Fifty shades of white: the long fight against racism in romance novels

Lois Beckett in The Guardian:

Romance readers compound the sin of liking happy, sexy stories with the sin of not caring much about the opinions of serious people, which is to say, men. They are openly scornful of the outsiders who occasionally parachute in to report on them. In late 2017, Robert Gottlieb – the former editor of the New Yorker and unsurpassable embodiment of the concept “august literary man” – wrote a jocular roundup of that season’s best romances in the New York Times Book Review. He opined that romance was a “healthy genre” and that its effect was “harmless, I would imagine. Why shouldn’t women dream?” The furious public response from romance readers – “patriarchal ass” was among the more charitable comments – prompted a defensive editor’s note from the NYT, which later announced it was hiring a dedicated romance columnist, who happened to be both a woman and a long-time fan of the genre.

Coverage of the romance industry often dwells on the contrast between the nubile young heroines of the novels and the women who actually write the books: ordinary women with ordinary bodies, dressed for their own comfort. Reporting on the first annual conference of the Romance Writers of America (RWA) – the major trade association for romance authors – in 1981, the Los Angeles Times wrote that the 500 authors who attended were “not the stuff of which romance heroines are made – at mostly 40 and 50, they were less coquette and more mother-of-the-bride”. That observation – combining creeping horror at the idea that middle-aged women might be interested in sex, with indifference to the fact that male authors are rarely judged for failing to resemble James Bond – is typical.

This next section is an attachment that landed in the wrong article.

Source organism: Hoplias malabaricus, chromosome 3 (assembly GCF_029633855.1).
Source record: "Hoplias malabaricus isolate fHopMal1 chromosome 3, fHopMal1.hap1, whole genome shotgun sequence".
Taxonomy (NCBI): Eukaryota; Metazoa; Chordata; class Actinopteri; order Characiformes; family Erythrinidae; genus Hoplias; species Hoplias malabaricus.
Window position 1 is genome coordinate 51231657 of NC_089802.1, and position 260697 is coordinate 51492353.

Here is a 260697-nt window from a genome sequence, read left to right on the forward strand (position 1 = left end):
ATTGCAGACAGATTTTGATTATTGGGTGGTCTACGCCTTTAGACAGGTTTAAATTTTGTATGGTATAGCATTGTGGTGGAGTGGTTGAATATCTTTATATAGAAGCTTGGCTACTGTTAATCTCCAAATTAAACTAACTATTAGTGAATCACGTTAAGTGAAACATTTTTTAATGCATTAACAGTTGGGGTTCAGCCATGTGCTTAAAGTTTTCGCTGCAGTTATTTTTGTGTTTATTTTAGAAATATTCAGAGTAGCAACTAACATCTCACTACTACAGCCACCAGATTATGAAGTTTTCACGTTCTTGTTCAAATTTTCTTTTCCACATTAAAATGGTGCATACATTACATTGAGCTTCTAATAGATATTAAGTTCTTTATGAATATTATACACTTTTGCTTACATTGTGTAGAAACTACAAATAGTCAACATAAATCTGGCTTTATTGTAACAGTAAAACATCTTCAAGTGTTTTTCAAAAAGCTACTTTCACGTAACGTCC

Part of the intense scorn romance authors face is the result of their rare victory. They have built an industry that caters almost completely to women, in which writers can succeed on the basis of their skill, not their age or perceived attractiveness.

More here.